JobsABILITY featured at the National Disability at Work Conference in Brisbane earlier this month with positive feedback from both open and supported employment providers.
The Tasmanian-based initiative focuses on regional collaboration between the business community and employment providers.
Its purpose is to help to keep disability employment front-of-mind for employers and the community, highlighting the benefits and incentives that employment providers can offer to businesses. It supports innovative recruitment programs that focus on employer interaction with jobseekers.
A key theme of the Disability at Work conference reflected the aims of JobsABILITY, centring on improving engagement with employers and the greater business community.
The Assistant Minister for Social Services and Disability Services, Jane Prentice MP, recognised the need for programs that focus on employer engagement with an emphasis on communicating the benefits of employing people with disability.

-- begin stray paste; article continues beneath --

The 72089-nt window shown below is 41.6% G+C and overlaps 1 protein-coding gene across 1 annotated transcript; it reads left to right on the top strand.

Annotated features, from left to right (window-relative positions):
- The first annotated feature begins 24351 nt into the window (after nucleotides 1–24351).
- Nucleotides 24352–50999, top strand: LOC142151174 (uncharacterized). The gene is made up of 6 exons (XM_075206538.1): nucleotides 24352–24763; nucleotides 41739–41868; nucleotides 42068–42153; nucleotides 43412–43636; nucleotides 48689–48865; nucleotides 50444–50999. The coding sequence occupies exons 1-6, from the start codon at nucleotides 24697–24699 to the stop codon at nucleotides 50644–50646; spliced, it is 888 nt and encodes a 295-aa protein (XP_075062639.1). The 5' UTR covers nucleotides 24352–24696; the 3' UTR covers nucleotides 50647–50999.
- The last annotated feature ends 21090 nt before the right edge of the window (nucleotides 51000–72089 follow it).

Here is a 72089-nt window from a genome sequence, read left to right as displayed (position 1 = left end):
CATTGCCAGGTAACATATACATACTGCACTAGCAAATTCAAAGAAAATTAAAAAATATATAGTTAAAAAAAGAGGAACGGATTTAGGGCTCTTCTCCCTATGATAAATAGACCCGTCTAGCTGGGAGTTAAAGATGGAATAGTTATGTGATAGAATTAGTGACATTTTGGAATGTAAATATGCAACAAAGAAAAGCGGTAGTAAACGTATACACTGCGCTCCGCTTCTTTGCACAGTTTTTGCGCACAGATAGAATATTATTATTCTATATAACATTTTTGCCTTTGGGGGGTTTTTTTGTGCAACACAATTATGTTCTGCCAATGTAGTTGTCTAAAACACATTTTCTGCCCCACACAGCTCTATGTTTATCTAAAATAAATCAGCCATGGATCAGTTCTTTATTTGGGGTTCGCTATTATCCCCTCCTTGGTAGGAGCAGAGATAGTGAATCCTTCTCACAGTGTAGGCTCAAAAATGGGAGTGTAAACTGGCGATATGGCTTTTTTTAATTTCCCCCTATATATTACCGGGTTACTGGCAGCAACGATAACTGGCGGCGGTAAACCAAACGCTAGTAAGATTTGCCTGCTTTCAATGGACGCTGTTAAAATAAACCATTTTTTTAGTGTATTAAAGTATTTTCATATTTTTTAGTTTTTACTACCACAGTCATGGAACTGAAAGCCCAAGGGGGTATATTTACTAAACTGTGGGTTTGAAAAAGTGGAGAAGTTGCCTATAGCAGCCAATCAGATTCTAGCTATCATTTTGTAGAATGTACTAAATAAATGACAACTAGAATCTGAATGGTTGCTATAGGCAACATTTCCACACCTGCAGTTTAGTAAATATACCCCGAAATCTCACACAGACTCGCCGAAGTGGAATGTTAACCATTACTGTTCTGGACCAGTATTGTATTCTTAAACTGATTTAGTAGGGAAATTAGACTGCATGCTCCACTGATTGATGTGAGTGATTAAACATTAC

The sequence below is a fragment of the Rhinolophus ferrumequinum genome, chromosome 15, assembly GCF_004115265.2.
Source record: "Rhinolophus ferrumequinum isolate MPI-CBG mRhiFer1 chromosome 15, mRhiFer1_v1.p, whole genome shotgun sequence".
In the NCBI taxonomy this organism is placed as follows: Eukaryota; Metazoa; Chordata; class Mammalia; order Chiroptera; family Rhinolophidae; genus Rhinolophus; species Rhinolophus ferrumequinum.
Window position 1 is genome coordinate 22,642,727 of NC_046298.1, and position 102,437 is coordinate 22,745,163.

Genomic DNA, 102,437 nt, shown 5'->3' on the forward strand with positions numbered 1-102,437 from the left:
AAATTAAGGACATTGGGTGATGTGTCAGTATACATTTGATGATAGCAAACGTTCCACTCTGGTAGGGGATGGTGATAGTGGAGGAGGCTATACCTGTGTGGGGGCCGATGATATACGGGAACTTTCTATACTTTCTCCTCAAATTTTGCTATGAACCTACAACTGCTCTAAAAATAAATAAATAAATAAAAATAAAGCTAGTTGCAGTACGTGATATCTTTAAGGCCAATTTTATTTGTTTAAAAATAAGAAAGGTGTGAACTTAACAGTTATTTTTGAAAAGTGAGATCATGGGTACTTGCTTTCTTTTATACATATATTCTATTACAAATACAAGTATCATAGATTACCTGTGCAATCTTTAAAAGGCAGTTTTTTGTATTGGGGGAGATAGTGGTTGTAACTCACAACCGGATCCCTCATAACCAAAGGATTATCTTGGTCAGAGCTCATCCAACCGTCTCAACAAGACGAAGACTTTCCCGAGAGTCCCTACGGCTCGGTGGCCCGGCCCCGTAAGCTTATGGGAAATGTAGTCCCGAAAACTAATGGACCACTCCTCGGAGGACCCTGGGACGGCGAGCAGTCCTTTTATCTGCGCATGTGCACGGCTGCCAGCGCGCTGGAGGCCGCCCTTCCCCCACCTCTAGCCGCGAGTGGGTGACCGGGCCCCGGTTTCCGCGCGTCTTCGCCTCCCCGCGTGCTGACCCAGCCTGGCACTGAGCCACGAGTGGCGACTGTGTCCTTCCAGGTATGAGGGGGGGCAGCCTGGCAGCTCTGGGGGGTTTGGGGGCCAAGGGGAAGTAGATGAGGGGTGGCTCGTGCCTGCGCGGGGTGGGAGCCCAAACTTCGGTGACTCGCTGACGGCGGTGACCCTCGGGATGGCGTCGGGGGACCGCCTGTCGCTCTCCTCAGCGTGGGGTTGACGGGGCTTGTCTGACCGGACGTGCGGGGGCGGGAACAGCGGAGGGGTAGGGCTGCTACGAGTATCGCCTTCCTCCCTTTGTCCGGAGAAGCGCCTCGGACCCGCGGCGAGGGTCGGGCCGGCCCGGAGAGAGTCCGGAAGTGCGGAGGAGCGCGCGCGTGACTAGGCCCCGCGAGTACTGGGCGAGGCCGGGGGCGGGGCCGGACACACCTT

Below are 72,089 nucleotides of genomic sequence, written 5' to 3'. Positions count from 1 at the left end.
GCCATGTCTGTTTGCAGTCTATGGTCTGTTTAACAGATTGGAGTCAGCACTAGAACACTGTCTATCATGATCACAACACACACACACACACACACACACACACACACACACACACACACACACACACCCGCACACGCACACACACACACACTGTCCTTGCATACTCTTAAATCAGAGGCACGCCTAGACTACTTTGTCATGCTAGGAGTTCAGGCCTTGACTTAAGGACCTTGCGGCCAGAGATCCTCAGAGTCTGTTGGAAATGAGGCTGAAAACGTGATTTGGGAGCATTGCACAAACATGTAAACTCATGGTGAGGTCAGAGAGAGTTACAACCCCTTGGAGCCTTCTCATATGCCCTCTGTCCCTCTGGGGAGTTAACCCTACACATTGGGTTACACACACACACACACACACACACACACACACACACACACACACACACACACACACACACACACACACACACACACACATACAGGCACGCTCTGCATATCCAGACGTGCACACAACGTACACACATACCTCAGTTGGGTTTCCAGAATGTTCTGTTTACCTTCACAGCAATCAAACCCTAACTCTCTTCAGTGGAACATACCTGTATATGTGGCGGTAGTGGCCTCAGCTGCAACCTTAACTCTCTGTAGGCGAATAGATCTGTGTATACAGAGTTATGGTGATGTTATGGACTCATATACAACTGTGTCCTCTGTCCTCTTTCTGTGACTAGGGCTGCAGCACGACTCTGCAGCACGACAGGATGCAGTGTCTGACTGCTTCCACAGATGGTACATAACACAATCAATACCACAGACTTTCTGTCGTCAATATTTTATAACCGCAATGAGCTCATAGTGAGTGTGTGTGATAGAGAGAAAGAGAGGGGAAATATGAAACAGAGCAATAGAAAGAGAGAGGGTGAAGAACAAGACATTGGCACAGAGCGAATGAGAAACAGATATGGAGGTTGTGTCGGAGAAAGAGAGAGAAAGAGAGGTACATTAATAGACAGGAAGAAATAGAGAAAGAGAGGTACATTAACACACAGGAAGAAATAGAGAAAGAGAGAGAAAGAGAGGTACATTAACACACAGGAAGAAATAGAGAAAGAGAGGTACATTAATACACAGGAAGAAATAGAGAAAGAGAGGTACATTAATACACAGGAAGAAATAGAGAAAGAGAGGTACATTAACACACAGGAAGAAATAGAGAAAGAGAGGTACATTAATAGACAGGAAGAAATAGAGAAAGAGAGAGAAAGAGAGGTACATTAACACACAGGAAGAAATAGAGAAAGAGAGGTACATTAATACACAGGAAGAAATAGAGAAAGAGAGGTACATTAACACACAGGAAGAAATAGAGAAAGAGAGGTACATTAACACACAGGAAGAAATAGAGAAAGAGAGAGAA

Another highlight from the conference was Prue Hawkins from Empire Barristers and Solicitors discussing her personal barriers to employment. A key message from Prue focused on shifting perceptions of disability in the wider community. By shifting these perceptions among employers and the community, barriers to employment are reduced.
Disability at Work highlighted future workforce implications and resulting opportunities of these changes. Steven Shephard from TwoPointZero emphasised the ageing workforce paradigm and the opportunity this presents for people with disability to enter the workforce. He suggested Australia faces major labour shortages in the future as 40 per cent of the workforce are scheduled for retirement over the next 10 years.
Currently, there is a mismatch in qualified workers and the types of jobs available. This paves the way for jobseekers to maximise their employment opportunities by developing skills in key growth areas such as social and health services, IT and hospitality.
JobsABILITY focuses on educating employers in these industries on the benefits of employing people with disability.
As the ageing workforce retires, there will be increased demand for personal services. This allows opportunities for innovative jobseekers to create microenterprises within this niche. Several research projects are underway in the area of self-employment, with jobseekers building micro enterprises in areas such as dog-minding, coffee delivery and photography.
With the conference looking to unleash the potential of people with disability; the primary take-away from the event was a focus on jobseekers’ strengths, interests and skills, and finding innovative ways to communicate these to employers and the greater community.